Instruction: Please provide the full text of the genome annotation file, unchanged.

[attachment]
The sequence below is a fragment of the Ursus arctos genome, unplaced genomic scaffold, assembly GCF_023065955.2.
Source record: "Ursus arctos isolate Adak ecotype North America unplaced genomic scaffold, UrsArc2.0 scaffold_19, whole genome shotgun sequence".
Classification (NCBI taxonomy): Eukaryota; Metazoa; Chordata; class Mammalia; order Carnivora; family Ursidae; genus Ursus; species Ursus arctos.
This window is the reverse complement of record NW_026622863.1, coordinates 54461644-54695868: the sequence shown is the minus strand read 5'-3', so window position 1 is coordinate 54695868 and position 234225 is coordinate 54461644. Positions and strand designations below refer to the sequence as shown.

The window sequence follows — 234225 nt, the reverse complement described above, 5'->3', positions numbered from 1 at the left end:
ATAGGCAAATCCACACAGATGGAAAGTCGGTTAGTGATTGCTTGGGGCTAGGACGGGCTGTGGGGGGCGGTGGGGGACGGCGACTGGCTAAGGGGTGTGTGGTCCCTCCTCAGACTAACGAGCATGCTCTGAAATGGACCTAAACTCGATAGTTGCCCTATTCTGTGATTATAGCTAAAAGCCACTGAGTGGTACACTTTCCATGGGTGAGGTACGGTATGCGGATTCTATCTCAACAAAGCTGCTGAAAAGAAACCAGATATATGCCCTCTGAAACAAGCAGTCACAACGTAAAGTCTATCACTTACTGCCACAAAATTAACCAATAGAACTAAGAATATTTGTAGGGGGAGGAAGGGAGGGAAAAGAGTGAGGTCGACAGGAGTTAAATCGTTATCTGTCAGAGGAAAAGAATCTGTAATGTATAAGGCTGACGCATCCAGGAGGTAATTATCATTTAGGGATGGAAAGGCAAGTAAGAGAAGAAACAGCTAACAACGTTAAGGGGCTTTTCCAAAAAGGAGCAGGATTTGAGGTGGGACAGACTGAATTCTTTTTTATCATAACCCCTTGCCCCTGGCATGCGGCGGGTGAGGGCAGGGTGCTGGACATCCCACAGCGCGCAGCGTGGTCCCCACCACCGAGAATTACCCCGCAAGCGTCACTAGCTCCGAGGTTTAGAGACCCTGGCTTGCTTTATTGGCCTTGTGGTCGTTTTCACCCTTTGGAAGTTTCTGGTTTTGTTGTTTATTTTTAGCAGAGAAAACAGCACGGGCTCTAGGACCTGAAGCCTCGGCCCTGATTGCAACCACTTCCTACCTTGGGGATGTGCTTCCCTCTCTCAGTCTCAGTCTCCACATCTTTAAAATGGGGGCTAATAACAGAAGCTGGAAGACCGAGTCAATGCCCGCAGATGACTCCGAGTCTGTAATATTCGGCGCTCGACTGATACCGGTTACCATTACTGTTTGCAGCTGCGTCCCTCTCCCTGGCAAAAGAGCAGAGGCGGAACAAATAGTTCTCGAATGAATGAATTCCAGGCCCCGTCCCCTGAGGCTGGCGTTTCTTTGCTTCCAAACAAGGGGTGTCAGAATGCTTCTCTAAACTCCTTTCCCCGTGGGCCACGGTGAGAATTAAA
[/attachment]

The sequence below is a fragment of the Ursus arctos genome, unplaced genomic scaffold, assembly GCF_023065955.2.
Source record: "Ursus arctos isolate Adak ecotype North America unplaced genomic scaffold, UrsArc2.0 scaffold_19, whole genome shotgun sequence".
Classification (NCBI taxonomy): Eukaryota; Metazoa; Chordata; class Mammalia; order Carnivora; family Ursidae; genus Ursus; species Ursus arctos.
This window is the reverse complement of record NW_026622863.1, coordinates 54461644-54695868: the sequence shown is the minus strand read 5'-3', so window position 1 is coordinate 54695868 and position 234225 is coordinate 54461644. Positions and strand designations below refer to the sequence as shown.

The window sequence follows — 234225 nt, the reverse complement described above, 5'->3', positions numbered from 1 at the left end:
ATAGGCAAATCCACACAGATGGAAAGTCGGTTAGTGATTGCTTGGGGCTAGGACGGGCTGTGGGGGGCGGTGGGGGACGGCGACTGGCTAAGGGGTGTGTGGTCCCTCCTCAGACTAACGAGCATGCTCTGAAATGGACCTAAACTCGATAGTTGCCCTATTCTGTGATTATAGCTAAAAGCCACTGAGTGGTACACTTTCCATGGGTGAGGTACGGTATGCGGATTCTATCTCAACAAAGCTGCTGAAAAGAAACCAGATATATGCCCTCTGAAACAAGCAGTCACAACGTAAAGTCTATCACTTACTGCCACAAAATTAACCAATAGAACTAAGAATATTTGTAGGGGGAGGAAGGGAGGGAAAAGAGTGAGGTCGACAGGAGTTAAATCGTTATCTGTCAGAGGAAAAGAATCTGTAATGTATAAGGCTGACGCATCCAGGAGGTAATTATCATTTAGGGATGGAAAGGCAAGTAAGAGAAGAAACAGCTAACAACGTTAAGGGGCTTTTCCAAAAAGGAGCAGGATTTGAGGTGGGACAGACTGAATTCTTTTTTATCATAACCCCTTGCCCCTGGCATGCGGCGGGTGAGGGCAGGGTGCTGGACATCCCACAGCGCGCAGCGTGGTCCCCACCACCGAGAATTACCCCGCAAGCGTCACTAGCTCCGAGGTTTAGAGACCCTGGCTTGCTTTATTGGCCTTGTGGTCGTTTTCACCCTTTGGAAGTTTCTGGTTTTGTTGTTTATTTTTAGCAGAGAAAACAGCACGGGCTCTAGGACCTGAAGCCTCGGCCCTGATTGCAACCACTTCCTACCTTGGGGATGTGCTTCCCTCTCTCAGTCTCAGTCTCCACATCTTTAAAATGGGGGCTAATAACAGAAGCTGGAAGACCGAGTCAATGCCCGCAGATGACTCCGAGTCTGTAATATTCGGCGCTCGACTGATACCGGTTACCATTACTGTTTGCAGCTGCGTCCCTCTCCCTGGCAAAAGAGCAGAGGCGGAACAAATAGTTCTCGAATGAATGAATTCCAGGCCCCGTCCCCTGAGGCTGGCGTTTCTTTGCTTCCAAACAAGGGGTGTCAGAATGCTTCTCTAAACTCCTTTCCCCGTGGGCCACGGTGAGAATTAAA